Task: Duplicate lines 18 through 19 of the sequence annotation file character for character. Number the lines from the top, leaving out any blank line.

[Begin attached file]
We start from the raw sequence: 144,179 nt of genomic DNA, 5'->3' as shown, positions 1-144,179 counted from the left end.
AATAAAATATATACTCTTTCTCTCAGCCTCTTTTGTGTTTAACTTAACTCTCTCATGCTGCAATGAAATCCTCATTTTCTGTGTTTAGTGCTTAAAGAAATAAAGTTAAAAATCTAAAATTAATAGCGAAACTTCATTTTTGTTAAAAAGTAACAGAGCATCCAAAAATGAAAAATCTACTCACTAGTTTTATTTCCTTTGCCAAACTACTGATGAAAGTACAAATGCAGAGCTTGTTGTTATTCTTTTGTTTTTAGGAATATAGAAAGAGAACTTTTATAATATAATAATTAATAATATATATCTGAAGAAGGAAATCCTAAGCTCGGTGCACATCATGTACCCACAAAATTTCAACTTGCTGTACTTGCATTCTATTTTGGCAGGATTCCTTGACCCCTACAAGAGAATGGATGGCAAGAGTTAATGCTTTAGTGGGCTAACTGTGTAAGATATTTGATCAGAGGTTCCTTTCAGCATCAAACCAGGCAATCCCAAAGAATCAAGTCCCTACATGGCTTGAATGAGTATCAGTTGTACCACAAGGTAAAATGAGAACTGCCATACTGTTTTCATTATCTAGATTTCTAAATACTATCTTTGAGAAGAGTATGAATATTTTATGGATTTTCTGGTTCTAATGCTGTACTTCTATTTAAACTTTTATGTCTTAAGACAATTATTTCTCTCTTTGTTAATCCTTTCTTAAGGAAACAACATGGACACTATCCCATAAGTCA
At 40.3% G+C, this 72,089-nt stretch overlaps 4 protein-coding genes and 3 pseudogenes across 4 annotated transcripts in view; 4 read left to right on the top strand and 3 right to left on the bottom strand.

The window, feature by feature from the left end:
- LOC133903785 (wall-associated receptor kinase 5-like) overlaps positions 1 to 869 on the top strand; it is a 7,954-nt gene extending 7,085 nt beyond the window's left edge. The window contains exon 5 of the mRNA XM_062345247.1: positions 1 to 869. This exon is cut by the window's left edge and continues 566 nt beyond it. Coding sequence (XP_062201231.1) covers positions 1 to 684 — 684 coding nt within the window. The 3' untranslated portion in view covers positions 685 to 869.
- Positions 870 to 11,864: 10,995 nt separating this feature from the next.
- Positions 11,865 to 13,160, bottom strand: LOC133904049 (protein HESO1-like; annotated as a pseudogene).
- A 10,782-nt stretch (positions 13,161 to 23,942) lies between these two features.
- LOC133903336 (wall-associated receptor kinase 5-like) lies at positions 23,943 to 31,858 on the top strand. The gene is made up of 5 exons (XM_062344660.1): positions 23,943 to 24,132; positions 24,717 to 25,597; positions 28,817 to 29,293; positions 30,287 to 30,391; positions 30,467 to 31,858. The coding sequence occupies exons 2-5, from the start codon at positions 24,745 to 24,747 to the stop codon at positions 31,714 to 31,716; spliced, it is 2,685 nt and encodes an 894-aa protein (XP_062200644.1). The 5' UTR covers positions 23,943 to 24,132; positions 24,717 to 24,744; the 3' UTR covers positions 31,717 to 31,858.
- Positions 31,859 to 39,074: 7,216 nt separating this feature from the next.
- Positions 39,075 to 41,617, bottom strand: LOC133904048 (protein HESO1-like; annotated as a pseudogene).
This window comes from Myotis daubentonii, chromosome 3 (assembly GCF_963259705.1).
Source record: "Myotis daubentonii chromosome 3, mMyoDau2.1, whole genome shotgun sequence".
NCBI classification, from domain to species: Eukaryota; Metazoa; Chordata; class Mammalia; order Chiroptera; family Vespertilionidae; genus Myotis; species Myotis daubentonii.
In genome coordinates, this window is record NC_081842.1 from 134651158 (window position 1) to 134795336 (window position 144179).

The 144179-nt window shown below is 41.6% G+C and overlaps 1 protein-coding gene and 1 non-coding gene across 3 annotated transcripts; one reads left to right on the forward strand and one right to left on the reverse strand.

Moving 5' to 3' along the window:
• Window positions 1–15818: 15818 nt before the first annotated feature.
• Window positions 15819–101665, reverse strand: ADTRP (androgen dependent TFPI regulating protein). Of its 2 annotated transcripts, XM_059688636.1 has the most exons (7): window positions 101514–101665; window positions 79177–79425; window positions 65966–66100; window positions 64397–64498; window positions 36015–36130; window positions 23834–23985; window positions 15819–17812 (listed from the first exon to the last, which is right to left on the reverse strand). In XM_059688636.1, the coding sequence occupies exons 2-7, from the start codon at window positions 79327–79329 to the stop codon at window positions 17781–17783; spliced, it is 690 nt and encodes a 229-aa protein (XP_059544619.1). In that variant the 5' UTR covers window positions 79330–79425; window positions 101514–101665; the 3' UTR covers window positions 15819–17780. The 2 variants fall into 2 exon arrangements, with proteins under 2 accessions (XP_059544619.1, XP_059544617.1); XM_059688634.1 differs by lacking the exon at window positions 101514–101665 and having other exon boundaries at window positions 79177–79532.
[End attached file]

• Window positions 1–15818: 15818 nt before the first annotated feature.
• Window positions 15819–101665, reverse strand: ADTRP (androgen dependent TFPI regulating protein). Of its 2 annotated transcripts, XM_059688636.1 has the most exons (7): window positions 101514–101665; window positions 79177–79425; window positions 65966–66100; window positions 64397–64498; window positions 36015–36130; window positions 23834–23985; window positions 15819–17812 (listed from the first exon to the last, which is right to left on the reverse strand). In XM_059688636.1, the coding sequence occupies exons 2-7, from the start codon at window positions 79327–79329 to the stop codon at window positions 17781–17783; spliced, it is 690 nt and encodes a 229-aa protein (XP_059544619.1). In that variant the 5' UTR covers window positions 79330–79425; window positions 101514–101665; the 3' UTR covers window positions 15819–17780. The 2 variants fall into 2 exon arrangements, with proteins under 2 accessions (XP_059544619.1, XP_059544617.1); XM_059688634.1 differs by lacking the exon at window positions 101514–101665 and having other exon boundaries at window positions 79177–79532.